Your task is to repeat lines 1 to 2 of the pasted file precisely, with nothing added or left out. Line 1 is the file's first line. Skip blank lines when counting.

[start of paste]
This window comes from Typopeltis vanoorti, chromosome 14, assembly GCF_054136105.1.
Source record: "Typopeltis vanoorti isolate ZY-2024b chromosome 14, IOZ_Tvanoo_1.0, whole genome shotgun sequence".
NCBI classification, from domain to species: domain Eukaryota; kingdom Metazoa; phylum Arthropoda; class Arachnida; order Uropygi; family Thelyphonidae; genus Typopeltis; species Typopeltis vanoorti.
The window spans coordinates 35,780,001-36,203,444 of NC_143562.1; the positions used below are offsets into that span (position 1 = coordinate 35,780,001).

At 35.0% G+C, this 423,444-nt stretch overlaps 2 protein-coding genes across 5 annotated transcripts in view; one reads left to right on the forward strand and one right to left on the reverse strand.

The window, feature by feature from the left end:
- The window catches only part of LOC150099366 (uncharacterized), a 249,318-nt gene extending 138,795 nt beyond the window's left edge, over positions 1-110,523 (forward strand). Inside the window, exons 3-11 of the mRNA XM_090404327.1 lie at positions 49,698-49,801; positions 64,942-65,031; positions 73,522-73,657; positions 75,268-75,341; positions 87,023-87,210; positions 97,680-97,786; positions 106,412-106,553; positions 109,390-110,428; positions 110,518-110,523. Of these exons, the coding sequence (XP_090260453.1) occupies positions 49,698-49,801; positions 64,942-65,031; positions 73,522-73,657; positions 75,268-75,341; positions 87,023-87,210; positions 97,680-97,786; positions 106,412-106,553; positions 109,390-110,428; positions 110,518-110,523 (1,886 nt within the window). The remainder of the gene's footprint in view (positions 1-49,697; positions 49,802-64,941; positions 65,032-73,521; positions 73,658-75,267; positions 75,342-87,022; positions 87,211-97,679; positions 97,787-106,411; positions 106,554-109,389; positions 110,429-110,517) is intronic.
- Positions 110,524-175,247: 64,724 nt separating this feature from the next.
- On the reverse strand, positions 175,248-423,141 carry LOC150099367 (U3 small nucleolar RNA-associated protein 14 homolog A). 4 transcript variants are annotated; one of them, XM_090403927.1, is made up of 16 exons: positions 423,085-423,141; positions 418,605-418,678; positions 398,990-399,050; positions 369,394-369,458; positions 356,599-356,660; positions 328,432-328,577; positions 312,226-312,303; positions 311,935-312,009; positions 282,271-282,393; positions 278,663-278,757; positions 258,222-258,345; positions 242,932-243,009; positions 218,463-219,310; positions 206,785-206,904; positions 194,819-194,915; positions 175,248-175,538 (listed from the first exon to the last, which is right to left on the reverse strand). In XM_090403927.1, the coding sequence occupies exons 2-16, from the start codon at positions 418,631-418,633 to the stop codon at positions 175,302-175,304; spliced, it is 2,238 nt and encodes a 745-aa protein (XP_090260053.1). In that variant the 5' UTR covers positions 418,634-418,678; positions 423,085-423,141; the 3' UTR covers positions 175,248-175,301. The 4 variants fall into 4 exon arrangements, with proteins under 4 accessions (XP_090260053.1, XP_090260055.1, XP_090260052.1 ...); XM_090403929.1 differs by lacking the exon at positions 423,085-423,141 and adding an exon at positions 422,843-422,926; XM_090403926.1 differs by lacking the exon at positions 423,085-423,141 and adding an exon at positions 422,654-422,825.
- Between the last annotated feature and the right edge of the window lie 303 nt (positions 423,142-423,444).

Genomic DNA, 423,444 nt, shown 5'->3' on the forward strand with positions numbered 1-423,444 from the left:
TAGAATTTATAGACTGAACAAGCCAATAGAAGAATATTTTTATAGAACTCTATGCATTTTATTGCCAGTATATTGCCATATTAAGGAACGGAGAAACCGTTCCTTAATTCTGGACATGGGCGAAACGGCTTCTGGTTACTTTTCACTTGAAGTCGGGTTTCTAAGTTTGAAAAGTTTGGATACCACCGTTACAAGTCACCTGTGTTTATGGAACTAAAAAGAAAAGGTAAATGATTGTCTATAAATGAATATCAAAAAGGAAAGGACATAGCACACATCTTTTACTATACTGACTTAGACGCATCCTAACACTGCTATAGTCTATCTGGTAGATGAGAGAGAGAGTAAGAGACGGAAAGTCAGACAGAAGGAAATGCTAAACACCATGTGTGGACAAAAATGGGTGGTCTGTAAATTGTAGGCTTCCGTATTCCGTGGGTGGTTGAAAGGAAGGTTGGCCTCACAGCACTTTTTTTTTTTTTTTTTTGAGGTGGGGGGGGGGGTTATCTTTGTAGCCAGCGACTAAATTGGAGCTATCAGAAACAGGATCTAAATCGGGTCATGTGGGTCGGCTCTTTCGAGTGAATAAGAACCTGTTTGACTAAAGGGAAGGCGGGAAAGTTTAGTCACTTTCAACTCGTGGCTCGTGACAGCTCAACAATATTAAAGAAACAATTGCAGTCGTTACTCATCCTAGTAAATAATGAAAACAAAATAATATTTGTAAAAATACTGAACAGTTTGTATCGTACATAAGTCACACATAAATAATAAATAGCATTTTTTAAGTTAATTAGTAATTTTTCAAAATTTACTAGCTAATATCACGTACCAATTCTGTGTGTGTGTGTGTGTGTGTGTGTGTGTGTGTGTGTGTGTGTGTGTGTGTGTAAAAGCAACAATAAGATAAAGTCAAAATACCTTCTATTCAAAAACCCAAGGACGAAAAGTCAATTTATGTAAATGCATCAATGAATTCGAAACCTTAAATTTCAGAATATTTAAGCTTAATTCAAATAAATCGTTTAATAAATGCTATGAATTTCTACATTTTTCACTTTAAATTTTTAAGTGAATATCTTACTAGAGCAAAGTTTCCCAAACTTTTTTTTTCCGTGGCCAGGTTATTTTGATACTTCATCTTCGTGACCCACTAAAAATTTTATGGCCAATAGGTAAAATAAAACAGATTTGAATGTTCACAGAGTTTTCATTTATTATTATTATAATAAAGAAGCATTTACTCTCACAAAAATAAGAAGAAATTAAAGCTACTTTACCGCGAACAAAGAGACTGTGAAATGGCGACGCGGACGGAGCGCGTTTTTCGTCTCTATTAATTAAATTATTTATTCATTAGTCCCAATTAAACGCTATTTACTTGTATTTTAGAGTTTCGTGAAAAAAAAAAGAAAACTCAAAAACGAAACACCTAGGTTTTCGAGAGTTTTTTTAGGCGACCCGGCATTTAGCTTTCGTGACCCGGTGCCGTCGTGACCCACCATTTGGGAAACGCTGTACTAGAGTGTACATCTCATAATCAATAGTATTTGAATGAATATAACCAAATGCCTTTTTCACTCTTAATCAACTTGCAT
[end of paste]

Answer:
This window comes from Typopeltis vanoorti, chromosome 14, assembly GCF_054136105.1.
Source record: "Typopeltis vanoorti isolate ZY-2024b chromosome 14, IOZ_Tvanoo_1.0, whole genome shotgun sequence".